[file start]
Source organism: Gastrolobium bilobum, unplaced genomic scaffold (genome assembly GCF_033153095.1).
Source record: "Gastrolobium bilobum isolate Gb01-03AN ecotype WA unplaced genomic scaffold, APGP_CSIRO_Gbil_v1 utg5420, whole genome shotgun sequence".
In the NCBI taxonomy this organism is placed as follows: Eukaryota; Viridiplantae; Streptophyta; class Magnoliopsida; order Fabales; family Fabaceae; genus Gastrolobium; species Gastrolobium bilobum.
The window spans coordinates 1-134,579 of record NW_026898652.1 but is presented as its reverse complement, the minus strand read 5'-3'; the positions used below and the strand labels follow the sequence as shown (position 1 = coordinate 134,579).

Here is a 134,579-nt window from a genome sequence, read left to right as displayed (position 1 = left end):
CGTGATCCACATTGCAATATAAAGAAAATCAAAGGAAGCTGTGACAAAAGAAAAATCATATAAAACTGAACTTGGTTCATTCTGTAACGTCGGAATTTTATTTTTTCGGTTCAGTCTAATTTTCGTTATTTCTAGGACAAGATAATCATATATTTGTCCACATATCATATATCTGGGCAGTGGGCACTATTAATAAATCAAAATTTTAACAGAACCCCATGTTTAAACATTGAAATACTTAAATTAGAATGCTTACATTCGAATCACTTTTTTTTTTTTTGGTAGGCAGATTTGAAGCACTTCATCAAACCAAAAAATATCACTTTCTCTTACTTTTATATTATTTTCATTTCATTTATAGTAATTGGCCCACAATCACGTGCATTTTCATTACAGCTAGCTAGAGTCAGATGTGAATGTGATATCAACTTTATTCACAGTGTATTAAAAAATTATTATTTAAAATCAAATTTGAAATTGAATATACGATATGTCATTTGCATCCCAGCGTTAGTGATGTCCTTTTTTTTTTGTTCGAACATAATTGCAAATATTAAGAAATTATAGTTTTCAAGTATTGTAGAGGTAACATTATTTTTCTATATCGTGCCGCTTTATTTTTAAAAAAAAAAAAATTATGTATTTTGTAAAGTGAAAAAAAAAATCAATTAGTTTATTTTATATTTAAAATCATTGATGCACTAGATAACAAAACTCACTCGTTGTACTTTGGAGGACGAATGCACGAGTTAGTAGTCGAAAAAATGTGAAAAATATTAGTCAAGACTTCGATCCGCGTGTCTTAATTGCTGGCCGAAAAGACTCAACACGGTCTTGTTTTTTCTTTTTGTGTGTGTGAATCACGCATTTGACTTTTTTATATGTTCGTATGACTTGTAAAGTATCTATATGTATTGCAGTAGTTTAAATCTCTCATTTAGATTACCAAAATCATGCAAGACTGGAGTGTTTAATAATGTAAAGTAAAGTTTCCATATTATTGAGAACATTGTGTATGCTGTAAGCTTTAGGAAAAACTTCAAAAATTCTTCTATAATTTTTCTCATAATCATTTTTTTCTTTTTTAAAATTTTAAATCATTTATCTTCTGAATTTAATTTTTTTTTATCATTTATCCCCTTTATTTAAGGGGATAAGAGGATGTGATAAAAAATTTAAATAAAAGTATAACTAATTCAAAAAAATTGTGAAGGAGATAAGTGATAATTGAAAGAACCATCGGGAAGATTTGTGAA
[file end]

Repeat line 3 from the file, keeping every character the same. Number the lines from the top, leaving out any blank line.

In the NCBI taxonomy this organism is placed as follows: Eukaryota; Viridiplantae; Streptophyta; class Magnoliopsida; order Fabales; family Fabaceae; genus Gastrolobium; species Gastrolobium bilobum.